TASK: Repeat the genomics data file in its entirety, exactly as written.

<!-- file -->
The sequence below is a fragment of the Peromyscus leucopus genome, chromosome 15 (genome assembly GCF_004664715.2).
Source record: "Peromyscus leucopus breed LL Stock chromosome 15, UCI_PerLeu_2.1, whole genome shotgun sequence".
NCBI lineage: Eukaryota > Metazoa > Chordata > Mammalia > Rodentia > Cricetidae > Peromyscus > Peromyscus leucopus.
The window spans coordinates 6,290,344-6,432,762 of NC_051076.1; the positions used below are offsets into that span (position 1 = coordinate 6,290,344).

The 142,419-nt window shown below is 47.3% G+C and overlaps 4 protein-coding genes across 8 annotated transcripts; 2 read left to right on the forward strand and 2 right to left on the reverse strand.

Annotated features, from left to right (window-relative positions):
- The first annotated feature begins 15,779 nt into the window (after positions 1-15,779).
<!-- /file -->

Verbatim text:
The sequence below is a fragment of the Peromyscus leucopus genome, chromosome 15 (genome assembly GCF_004664715.2).
Source record: "Peromyscus leucopus breed LL Stock chromosome 15, UCI_PerLeu_2.1, whole genome shotgun sequence".
NCBI lineage: Eukaryota > Metazoa > Chordata > Mammalia > Rodentia > Cricetidae > Peromyscus > Peromyscus leucopus.
The window spans coordinates 6,290,344-6,432,762 of NC_051076.1; the positions used below are offsets into that span (position 1 = coordinate 6,290,344).

The 142,419-nt window shown below is 47.3% G+C and overlaps 4 protein-coding genes across 8 annotated transcripts; 2 read left to right on the forward strand and 2 right to left on the reverse strand.

Annotated features, from left to right (window-relative positions):
- The first annotated feature begins 15,779 nt into the window (after positions 1-15,779).